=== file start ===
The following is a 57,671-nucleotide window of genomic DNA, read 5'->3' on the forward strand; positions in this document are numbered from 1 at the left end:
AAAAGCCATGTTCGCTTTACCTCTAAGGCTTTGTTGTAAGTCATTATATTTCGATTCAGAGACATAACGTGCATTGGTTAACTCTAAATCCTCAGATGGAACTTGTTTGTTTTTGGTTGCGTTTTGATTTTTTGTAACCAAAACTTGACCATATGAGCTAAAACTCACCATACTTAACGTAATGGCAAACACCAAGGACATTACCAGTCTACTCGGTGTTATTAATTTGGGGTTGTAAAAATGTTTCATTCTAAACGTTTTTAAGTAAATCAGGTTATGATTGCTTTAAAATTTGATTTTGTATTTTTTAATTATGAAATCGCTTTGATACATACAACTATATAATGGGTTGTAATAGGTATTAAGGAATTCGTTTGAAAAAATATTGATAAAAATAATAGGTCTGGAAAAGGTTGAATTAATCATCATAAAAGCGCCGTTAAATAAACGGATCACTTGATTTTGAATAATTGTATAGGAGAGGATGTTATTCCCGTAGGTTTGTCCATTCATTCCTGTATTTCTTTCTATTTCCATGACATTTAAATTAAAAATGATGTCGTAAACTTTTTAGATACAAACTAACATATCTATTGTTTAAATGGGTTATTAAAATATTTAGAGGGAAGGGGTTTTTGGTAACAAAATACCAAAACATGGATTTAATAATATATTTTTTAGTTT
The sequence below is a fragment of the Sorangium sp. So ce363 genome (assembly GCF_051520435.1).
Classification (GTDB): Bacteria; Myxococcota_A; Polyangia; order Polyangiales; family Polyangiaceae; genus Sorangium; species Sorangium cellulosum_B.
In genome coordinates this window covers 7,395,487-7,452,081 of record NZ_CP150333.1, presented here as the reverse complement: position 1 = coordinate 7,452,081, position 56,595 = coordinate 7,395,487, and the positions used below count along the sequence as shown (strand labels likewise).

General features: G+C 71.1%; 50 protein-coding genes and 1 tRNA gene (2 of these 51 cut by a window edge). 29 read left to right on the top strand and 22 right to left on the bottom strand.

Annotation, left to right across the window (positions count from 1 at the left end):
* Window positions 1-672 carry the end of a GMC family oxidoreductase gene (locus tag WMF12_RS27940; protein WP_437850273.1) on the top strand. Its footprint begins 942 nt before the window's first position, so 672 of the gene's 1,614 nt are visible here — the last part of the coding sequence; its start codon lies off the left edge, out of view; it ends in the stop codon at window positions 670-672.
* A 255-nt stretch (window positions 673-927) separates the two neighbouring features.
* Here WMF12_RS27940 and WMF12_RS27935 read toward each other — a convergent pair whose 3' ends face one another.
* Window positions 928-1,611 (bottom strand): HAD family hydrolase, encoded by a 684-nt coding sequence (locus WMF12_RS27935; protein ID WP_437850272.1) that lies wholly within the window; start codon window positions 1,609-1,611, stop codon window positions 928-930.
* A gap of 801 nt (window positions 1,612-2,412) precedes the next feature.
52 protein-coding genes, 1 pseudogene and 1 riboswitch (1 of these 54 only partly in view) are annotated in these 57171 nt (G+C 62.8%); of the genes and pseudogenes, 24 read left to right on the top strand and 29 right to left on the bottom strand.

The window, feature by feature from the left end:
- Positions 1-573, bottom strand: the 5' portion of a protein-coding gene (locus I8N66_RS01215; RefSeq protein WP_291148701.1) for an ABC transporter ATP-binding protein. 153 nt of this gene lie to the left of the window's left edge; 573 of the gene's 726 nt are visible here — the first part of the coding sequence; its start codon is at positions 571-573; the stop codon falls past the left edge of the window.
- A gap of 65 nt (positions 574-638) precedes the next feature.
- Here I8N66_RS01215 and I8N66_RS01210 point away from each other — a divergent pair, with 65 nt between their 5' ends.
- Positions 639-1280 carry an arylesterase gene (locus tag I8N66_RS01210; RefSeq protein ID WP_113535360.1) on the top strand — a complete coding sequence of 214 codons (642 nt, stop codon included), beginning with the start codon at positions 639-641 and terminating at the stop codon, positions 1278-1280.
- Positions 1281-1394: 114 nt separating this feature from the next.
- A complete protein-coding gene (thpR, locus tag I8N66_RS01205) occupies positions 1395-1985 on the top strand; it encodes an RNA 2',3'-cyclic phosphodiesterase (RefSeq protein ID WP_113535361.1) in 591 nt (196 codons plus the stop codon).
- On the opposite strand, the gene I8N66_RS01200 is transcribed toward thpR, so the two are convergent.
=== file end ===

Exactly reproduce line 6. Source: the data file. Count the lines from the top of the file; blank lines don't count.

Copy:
General features: G+C 71.1%; 50 protein-coding genes and 1 tRNA gene (2 of these 51 cut by a window edge). 29 read left to right on the top strand and 22 right to left on the bottom strand.